We ended up doing 6 piston touareg calipers w/ 330mm rotors. They were good for the first day and a half but the carbotec pads had horribly uneven deposits by the 2nd day. I thought it was going to rip the front suspension apart. The car was noticeably slower with the change but the brakes were there for us the whole race. That peace of mind was worth the loss of acceleration for us.
We also did a 5 lug swap to make this happen (and to get larger wheel bearings in there.) That forced us rwd for a race (had to mod front axles to work with new front components and didn't have time.) We have that sorted now (awd back) and working on some other upgrades this winter. It was a slippery slope for us.

-Killer B's (as in rally) '84 4000Q 4.2V8. Audis never win?

Re: Bigger wheel size, yes or no

Just to clarify a few things here:

Larger diameter wheels will not improve performance inherently. They will increase rotational mass, which I've always used a rule of thumb of rotational mass being worth 3x normal mass as you have to accelerate it up to much high rotational speeds than the linear speed of the car. Keep in mind that this can be mitigated if you're going from small heavy steelies to bigger but lighter alloys or racing oriented wheels.

As far as final gearing, this comes down to the tire outer diameter, so bigger wheels doesn't necessarily effect this. However, unless you use smaller profile wheels, you will see a taller final drive ratio. Don't assume this is bad though. All it really does is move your power band in relation to vehicle speed. Depending on where you are in the RPM range coming out of corners, this might actually help. Of course, you would still have to overcome the aforementioned increase in rotational mass.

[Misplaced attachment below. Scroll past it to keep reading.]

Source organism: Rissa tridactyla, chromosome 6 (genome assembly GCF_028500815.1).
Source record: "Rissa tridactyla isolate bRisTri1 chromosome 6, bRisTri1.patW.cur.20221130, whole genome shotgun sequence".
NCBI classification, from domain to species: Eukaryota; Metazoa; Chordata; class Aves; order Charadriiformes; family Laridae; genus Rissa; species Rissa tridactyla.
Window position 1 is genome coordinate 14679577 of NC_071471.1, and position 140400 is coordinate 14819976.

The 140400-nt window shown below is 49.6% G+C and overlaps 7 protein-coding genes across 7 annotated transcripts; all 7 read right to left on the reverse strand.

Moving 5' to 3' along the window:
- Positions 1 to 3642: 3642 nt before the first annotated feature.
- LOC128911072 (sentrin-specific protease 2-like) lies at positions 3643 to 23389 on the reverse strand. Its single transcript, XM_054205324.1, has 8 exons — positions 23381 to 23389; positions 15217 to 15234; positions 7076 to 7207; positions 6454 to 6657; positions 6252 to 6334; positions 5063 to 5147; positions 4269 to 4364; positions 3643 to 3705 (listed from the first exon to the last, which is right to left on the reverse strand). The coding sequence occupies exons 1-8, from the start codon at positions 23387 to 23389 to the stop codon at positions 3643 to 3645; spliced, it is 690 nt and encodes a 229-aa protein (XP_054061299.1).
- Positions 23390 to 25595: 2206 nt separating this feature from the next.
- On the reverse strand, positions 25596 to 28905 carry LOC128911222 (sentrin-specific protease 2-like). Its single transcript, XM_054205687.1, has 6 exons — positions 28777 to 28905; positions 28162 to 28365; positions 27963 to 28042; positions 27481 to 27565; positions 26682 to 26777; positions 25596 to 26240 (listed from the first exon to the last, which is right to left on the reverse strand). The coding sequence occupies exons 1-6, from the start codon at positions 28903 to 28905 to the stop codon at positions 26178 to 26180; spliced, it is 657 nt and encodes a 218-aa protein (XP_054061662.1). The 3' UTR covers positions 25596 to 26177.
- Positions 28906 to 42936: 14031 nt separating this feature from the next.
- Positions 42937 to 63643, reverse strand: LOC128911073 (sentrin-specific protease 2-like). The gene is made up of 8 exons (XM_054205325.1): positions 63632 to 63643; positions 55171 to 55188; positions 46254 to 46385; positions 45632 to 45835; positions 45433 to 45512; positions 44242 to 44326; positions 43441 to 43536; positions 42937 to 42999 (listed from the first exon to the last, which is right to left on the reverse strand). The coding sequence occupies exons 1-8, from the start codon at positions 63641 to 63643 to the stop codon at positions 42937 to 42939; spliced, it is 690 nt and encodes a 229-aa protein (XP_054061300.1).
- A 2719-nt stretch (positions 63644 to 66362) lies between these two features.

Wider tires *can* improve handling. Bigger wheels often allow wider tires which affords you a larger contact patch which can help improve the available grip. However, if you do not have a suspension setup that is adjusted to utilize this properly, you won't see any gains here. However, regardless of how well tuned your suspension is, you are very likely to drastically increase the load on your wheel bearings if you have to space out the wheels to fit bigger tires. Also, once more, wider tires are more rotational mass. Not only are they simply more rubber, but wider tires means all that extra mass is at the furthest point from the rotational center of the wheel making it that much heavier.

Re: Bigger wheel size, yes or no

Something that hasn't been mentioned is the price difference between 15" tires and 17" tires is substantial.  Since we buy 6 new tires for each race, that adds up quick.

Also keep in mind that going with bigger wheels in order to fit bigger brakes likely won't help you stop any quicker.  Brakes don't stop the car, the tires do, and being we're all limited to street tires, the brakes can only do so much.

We run 15" wheels on our Integra, OE Honda brake calipers,  slighter larger rotors, and ST-43 pads.  No issues with braking, and the ST-43 pads will last at least three entire races.